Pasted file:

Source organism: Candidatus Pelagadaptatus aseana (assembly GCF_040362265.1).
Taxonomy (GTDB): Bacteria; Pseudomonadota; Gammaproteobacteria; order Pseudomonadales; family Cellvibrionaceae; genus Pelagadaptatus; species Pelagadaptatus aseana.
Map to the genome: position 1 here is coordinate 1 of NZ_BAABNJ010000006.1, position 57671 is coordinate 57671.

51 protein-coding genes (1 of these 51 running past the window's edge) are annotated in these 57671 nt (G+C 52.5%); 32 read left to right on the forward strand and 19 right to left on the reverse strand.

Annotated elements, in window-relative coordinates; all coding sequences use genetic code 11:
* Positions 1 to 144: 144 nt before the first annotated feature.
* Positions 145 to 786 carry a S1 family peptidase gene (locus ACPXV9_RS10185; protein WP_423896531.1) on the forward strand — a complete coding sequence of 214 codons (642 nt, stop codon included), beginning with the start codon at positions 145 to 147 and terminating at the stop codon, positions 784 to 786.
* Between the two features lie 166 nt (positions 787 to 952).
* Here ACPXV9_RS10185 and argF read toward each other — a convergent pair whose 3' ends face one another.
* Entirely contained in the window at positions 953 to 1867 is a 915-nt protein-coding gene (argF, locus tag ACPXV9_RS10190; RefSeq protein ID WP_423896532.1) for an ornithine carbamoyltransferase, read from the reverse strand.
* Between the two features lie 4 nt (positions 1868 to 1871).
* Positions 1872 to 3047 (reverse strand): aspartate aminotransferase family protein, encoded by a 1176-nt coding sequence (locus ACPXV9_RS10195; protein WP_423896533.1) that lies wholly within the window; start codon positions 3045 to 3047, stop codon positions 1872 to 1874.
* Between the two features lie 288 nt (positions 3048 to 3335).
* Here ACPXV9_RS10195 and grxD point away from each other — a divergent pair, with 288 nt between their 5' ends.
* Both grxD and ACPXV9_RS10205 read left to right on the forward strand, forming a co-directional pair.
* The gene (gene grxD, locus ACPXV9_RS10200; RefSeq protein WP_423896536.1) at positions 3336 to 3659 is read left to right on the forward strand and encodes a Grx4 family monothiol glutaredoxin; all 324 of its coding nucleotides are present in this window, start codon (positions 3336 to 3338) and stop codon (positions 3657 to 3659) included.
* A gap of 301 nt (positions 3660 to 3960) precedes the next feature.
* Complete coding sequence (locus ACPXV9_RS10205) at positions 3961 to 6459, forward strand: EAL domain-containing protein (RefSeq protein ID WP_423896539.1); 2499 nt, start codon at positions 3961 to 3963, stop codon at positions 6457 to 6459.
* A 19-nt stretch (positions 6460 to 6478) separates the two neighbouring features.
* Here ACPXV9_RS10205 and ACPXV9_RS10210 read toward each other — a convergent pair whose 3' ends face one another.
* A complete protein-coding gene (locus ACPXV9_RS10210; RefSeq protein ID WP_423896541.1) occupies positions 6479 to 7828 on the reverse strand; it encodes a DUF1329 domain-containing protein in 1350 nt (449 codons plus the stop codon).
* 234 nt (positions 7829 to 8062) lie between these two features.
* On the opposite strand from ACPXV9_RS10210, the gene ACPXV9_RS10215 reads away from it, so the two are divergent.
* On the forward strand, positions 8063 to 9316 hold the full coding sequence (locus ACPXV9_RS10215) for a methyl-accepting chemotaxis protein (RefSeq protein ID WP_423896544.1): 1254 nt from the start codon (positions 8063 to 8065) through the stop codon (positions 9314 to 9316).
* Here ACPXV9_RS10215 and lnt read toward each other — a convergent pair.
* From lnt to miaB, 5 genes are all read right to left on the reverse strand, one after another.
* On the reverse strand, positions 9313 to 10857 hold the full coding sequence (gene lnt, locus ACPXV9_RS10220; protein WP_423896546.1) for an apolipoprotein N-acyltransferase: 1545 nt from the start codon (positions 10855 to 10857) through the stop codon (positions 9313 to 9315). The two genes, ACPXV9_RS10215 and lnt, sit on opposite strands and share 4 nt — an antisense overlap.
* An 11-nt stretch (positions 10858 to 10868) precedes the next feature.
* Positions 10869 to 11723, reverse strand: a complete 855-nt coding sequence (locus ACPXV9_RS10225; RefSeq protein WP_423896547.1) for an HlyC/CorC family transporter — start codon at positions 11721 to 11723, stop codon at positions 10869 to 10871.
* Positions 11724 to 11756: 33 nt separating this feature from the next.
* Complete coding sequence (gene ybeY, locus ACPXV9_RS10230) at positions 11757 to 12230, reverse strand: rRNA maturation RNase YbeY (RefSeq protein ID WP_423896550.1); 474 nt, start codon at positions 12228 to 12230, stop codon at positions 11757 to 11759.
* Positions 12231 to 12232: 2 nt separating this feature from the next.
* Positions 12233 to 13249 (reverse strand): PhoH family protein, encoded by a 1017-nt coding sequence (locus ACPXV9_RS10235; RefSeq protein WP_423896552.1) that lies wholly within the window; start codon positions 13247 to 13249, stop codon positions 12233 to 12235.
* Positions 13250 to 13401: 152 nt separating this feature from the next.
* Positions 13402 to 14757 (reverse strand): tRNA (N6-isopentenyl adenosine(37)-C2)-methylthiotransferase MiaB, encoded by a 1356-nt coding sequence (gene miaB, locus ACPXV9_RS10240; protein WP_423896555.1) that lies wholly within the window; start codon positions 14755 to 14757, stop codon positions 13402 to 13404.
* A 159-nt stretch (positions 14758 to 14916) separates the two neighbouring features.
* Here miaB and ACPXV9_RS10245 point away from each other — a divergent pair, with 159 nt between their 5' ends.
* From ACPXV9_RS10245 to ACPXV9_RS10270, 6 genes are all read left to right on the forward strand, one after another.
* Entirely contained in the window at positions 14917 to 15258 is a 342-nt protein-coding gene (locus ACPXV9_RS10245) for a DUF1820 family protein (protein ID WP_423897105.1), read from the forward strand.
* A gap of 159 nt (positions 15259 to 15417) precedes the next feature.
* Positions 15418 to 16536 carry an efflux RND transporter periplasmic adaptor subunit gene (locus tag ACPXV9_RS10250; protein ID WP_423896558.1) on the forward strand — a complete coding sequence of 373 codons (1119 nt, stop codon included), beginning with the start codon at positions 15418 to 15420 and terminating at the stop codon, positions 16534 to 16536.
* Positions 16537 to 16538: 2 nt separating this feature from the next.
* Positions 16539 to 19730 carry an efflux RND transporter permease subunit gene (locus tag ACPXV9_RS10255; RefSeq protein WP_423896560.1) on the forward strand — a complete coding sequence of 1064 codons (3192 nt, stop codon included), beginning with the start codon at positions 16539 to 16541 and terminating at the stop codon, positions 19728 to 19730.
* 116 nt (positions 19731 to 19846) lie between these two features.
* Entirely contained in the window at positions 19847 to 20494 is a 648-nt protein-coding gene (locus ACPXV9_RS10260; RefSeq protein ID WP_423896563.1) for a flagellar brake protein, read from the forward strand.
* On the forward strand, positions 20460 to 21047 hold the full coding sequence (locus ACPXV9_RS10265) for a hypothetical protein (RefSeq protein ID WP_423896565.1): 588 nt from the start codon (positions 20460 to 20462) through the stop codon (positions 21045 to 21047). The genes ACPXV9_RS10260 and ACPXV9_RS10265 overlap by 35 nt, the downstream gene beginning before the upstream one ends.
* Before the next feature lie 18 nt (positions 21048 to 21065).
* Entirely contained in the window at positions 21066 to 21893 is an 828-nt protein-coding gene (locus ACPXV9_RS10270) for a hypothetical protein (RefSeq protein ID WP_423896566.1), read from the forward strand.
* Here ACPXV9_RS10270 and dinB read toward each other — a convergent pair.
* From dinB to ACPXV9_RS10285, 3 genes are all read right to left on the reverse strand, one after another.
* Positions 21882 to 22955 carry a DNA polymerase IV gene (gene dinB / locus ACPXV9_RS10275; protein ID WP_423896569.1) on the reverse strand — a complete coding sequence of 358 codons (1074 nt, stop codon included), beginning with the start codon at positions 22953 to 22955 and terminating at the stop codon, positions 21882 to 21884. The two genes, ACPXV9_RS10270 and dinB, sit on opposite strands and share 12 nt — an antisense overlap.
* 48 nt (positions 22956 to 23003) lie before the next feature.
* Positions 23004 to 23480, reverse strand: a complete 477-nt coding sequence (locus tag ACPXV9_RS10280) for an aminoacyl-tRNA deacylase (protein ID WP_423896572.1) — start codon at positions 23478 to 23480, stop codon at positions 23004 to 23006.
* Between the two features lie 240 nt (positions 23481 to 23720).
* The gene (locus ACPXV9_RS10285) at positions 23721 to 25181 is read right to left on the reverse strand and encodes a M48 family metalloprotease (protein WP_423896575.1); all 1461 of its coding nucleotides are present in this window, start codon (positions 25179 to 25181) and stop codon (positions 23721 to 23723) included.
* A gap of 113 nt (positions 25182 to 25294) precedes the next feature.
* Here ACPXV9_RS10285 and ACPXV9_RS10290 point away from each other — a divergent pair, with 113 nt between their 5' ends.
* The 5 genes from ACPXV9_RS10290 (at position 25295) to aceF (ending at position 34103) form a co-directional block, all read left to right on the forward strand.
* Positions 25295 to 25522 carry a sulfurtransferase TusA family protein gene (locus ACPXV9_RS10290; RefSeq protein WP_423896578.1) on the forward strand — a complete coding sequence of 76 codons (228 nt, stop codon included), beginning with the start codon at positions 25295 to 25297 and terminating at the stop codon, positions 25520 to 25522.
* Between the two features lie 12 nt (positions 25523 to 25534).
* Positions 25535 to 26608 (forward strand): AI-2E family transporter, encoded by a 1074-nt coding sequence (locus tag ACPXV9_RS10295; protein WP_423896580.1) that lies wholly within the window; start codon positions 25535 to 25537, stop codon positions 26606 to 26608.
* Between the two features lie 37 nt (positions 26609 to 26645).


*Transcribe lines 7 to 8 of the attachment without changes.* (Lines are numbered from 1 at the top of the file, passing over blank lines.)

* Positions 145 to 786 carry a S1 family peptidase gene (locus ACPXV9_RS10185; protein WP_423896531.1) on the forward strand — a complete coding sequence of 214 codons (642 nt, stop codon included), beginning with the start codon at positions 145 to 147 and terminating at the stop codon, positions 784 to 786.
* Between the two features lie 166 nt (positions 787 to 952).